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Exclusive: China’s CATL slows battery investment plan for US and Mexico

  • CATL is the largest battery manufacturer in the world
  • Planned US factories part of expansion out of China
  • New US restrictions on EV battery materials imposed in August

Oct 21 (Reuters) – Chinese battery giant CATL (300750.SZ) has slowed its planning for investments in battery factories in North America over concerns that new U.S. rules on sourcing battery materials could increase costs, said two people with knowledge of the matter. .

The world’s largest battery maker, which supplies one in three electric vehicles, has been planning to open new factories in the United States and Mexico since the start of this year, Reuters previously reported.

The planned investment in northern Mexico, South Carolina or Kentucky would be part of CATL’s expansion beyond China, where it controls nearly half of the battery market, and serves major automakers. which its customers, including Ford (FN) and BMW (BMWG.DE), said people with knowledge of the process.

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But CATL executives have slowed the process of vetting sites for potential new factories in North America since late August, when the United States imposed tough new restrictions on the sourcing of materials used in electric vehicle batteries. , two people, who spoke on the condition of not being named, told Reuters.

CATL did not immediately respond to a request for comment.

Executives from Volkswagen (VOWG_p.DE), BMW and Hyundai (005380.KS) have urged U.S. lawmakers to give automakers operating in the U.S. more time to meet battery supply targets required to qualify for incentives tax.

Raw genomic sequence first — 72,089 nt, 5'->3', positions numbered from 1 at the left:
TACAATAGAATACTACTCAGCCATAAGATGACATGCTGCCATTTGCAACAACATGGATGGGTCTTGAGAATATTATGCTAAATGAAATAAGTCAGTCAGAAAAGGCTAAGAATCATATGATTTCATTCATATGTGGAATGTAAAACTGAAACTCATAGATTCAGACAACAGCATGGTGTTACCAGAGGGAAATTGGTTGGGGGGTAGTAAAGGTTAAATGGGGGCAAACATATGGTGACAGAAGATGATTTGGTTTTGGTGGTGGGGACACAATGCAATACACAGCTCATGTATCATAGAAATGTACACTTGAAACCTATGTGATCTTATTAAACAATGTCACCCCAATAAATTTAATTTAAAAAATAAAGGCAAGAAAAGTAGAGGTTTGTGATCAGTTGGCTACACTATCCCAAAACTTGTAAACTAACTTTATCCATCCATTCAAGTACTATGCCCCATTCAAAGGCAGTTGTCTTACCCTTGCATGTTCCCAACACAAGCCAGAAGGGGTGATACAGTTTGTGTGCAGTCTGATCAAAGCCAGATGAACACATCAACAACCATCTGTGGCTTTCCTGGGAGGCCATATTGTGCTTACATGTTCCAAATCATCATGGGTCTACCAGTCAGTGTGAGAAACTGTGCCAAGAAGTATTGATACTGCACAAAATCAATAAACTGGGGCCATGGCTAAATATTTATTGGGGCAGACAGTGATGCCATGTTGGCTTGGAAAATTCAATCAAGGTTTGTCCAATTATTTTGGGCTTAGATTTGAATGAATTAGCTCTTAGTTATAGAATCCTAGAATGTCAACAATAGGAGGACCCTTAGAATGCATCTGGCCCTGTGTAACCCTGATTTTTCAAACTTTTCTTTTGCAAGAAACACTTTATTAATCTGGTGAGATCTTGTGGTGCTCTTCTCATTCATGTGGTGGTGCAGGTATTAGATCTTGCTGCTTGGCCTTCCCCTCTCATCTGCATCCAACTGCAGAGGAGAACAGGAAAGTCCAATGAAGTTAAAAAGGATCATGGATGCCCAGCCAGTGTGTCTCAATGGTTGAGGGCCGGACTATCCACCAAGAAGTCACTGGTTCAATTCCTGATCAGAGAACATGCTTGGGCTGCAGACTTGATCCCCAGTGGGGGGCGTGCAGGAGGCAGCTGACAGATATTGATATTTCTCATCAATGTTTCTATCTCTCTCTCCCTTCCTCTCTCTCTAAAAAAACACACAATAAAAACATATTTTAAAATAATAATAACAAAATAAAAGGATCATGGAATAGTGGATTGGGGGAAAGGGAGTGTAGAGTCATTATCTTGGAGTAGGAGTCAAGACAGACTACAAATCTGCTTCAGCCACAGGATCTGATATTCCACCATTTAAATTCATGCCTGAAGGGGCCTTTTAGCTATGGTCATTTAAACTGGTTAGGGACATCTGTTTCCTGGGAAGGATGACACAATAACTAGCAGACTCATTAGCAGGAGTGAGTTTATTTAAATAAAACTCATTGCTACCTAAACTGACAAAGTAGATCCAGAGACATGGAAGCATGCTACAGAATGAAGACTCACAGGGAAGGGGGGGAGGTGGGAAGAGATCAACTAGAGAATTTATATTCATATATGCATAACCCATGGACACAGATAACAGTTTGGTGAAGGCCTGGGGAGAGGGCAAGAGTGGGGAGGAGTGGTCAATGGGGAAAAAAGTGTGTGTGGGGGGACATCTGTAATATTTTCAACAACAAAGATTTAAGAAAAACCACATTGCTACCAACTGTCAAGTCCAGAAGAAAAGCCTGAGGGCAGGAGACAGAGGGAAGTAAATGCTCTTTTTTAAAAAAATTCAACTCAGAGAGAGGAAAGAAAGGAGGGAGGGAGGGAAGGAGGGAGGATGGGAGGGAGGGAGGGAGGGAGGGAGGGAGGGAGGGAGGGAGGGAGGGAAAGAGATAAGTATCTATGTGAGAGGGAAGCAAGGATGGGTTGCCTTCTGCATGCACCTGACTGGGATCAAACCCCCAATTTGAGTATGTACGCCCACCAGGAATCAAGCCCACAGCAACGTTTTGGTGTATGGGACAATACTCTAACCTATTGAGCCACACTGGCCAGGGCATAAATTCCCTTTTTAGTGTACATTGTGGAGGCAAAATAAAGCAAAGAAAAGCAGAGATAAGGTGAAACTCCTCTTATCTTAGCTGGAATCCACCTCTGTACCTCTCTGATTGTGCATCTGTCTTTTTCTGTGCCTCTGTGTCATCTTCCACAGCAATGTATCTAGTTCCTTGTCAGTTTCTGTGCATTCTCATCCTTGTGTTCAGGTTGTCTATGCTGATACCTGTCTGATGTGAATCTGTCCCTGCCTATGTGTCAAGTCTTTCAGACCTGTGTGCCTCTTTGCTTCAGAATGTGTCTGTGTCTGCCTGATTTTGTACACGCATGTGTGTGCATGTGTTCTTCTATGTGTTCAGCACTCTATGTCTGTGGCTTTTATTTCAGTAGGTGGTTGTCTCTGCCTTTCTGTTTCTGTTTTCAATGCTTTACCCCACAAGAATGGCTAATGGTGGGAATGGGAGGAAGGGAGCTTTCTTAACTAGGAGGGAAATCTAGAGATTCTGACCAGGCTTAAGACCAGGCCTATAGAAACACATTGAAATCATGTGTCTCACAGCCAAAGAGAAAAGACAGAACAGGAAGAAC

But CATL’s change represents the first known example of a major automaker or supplier rethinking an investment because of the new law, known as the Inflation Reduction Act (IRA).

Democratic Sen. Joe Manchin, who played a pivotal role in drafting the legislation, said it was intended to incentivize companies to mine and process battery materials in North America and break dependence on electricity. industry vis-à-vis China.

The IRA requires automakers to source 50% of critical minerals used in electric vehicle batteries from North America or US allies by 2024, rising to 80% by the end of 2026.

CATL sees North America as a critical market, said the two people with knowledge of its planning. But new US rules on sourcing battery materials have become a “banana peel” that has slowed the company’s investment plans, one said.

The rules would raise the cost of making the batteries in the United States higher than shipping them from China, even though the US government offers subsidies to CATL to build the factories, said a third person, who also said. asked not to be identified.

It was not immediately clear what delay CATL was considering in any North American expansion or whether it could make any further adjustments to its approach to reduce the cost gap.

China, led by CATL, dominates the electric vehicle battery supply chain, producing around 70% of the battery cells manufactured globally. It also holds a dominant position in the refining of key materials, including cobalt and manganese.

On Wednesday, BMW announced a $1.7 billion investment to build electric vehicles and high-voltage batteries in South Carolina. At the event to announce the investment, Zipse criticized the new sourcing requirements, saying “the United States should have regulations that aren’t totally unrealistic.”

Envision AESC, a Chinese renewable energy group that has acquired battery supplier Nissan Motor Co Ltd (7201.T) already operating in the United States, will build a new battery plant in South Carolina to supply BMW, the companies said. companies.

“We are not unduly concerned,” Envision said in a statement when asked about the company’s views on battery supply requirements.

Hyundai Motor Co, which is set to open a $5.5 billion electric vehicle factory in Georgia next week, also wants U.S. lawmakers to offer companies investing in the U.S. some sort of waiver or longer transition period. .

Signed into law in August by US President Joe Biden, the IRA contains incentives designed to help meet his administration’s goals of halving US carbon emissions by 2030 and reaching net zero emissions by 2050.

Under the $430 billion law, rules governing the current $7,500 electric vehicle tax credit aimed at persuading consumers to buy the vehicles will be replaced with incentives designed to bring more manufacturing of batteries and electric vehicles in the United States.

The U.S. Treasury is currently collecting feedback on how to implement the electric vehicle tax credit rules.

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Reporting by Zhang Yan, Christoph Steitz; Editing by Kevin Krolicki, Stephen Coates, Elaine Hardcastle

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